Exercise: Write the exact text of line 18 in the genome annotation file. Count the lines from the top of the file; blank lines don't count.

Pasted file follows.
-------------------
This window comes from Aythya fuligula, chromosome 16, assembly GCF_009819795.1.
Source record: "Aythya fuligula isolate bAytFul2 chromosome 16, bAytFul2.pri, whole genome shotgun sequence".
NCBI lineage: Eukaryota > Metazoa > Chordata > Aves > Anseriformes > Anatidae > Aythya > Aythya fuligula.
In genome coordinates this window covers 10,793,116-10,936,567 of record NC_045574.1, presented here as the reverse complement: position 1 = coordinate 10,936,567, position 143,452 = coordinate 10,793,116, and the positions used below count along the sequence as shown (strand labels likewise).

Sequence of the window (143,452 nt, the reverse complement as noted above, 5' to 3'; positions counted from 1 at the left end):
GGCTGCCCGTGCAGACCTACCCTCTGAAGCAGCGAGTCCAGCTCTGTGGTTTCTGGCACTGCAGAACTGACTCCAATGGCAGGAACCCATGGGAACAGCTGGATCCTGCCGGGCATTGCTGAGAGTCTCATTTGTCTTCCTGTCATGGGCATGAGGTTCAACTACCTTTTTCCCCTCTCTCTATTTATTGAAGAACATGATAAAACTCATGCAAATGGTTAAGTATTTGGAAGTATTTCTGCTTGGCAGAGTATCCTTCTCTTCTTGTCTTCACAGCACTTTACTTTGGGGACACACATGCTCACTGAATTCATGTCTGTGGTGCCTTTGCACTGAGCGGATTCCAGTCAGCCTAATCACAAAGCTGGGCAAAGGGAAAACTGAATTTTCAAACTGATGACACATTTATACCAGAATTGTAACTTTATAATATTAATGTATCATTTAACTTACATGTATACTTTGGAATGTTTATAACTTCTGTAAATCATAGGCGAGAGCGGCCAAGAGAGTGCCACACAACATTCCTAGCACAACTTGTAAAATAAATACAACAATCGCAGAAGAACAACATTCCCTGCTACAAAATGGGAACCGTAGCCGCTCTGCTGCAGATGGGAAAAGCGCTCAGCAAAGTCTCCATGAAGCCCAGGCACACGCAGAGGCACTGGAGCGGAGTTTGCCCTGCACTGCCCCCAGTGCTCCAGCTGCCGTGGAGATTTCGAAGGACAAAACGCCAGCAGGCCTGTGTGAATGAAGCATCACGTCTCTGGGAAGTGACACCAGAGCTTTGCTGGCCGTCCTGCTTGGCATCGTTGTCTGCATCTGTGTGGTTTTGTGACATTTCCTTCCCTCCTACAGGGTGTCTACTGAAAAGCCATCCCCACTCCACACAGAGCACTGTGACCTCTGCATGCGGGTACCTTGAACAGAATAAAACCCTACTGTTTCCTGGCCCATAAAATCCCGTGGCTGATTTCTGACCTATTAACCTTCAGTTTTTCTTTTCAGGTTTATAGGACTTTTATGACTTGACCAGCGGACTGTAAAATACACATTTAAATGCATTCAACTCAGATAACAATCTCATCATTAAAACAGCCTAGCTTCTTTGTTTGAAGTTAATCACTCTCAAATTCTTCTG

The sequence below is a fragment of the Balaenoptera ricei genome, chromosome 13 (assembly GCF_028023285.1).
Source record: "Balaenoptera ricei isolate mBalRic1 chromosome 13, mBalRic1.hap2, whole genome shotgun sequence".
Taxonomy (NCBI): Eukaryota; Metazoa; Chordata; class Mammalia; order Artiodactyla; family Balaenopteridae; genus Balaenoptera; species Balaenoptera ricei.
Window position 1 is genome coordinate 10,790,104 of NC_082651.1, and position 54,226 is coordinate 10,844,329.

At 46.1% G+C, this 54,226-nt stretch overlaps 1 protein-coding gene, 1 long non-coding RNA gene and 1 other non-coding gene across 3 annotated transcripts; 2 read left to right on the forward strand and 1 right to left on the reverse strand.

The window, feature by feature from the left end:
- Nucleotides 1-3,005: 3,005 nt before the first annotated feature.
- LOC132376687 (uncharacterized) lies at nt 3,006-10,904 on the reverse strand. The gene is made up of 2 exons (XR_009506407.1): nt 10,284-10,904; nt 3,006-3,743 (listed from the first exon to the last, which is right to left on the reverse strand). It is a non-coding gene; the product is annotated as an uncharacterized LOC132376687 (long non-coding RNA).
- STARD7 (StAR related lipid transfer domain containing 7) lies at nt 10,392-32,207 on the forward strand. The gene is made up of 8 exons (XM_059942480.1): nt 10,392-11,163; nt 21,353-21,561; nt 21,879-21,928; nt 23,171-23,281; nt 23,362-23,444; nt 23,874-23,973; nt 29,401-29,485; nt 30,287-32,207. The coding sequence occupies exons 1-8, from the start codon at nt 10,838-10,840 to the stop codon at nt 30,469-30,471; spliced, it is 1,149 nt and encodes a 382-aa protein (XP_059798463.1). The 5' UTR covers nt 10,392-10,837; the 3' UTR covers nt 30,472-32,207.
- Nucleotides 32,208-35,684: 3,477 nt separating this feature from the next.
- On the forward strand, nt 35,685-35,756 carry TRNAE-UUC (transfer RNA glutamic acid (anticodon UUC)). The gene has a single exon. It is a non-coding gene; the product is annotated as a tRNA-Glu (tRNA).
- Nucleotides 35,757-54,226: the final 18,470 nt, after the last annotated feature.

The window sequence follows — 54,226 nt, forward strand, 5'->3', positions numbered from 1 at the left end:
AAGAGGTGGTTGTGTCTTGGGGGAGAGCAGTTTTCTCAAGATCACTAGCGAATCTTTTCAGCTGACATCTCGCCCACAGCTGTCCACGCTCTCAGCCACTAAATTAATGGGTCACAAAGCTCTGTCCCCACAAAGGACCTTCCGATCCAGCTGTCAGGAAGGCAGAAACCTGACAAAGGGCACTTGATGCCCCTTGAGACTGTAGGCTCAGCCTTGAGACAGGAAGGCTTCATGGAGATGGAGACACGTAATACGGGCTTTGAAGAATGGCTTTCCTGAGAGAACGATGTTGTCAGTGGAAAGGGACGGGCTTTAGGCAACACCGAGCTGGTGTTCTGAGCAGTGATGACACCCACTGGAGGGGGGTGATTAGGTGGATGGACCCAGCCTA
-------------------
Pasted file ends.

- Nucleotides 35,757-54,226: the final 18,470 nt, after the last annotated feature.